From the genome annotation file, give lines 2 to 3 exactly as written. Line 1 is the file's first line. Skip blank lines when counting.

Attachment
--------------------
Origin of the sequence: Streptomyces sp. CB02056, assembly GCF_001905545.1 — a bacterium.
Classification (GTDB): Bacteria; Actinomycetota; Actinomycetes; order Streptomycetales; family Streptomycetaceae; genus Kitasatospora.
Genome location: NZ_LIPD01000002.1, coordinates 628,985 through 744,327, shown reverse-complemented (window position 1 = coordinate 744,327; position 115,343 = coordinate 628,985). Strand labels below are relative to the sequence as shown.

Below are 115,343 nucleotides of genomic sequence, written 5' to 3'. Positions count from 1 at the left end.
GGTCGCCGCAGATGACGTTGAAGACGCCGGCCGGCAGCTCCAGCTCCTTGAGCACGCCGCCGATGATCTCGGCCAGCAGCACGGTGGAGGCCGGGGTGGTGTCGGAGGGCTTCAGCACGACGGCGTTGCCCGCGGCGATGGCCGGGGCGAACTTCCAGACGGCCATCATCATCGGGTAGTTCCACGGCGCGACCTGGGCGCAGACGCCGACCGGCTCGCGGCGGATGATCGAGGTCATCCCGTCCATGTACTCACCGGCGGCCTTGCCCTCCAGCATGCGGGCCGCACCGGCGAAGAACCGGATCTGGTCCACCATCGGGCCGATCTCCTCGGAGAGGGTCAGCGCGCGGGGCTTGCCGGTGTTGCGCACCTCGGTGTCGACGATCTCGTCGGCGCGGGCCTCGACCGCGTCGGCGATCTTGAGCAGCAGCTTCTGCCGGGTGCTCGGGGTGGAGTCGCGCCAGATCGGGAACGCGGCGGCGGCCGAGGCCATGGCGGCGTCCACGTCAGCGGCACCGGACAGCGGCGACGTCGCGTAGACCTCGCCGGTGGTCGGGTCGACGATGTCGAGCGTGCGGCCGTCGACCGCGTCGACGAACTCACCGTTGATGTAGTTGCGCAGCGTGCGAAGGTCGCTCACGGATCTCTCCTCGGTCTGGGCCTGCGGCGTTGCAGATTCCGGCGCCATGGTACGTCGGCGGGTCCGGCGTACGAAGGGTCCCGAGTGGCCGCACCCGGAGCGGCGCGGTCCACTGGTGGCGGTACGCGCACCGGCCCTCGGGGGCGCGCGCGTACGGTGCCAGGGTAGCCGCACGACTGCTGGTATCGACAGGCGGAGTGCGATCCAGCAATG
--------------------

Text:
Classification (GTDB): Bacteria; Actinomycetota; Actinomycetes; order Streptomycetales; family Streptomycetaceae; genus Kitasatospora.
Genome location: NZ_LIPD01000002.1, coordinates 628,985 through 744,327, shown reverse-complemented (window position 1 = coordinate 744,327; position 115,343 = coordinate 628,985). Strand labels below are relative to the sequence as shown.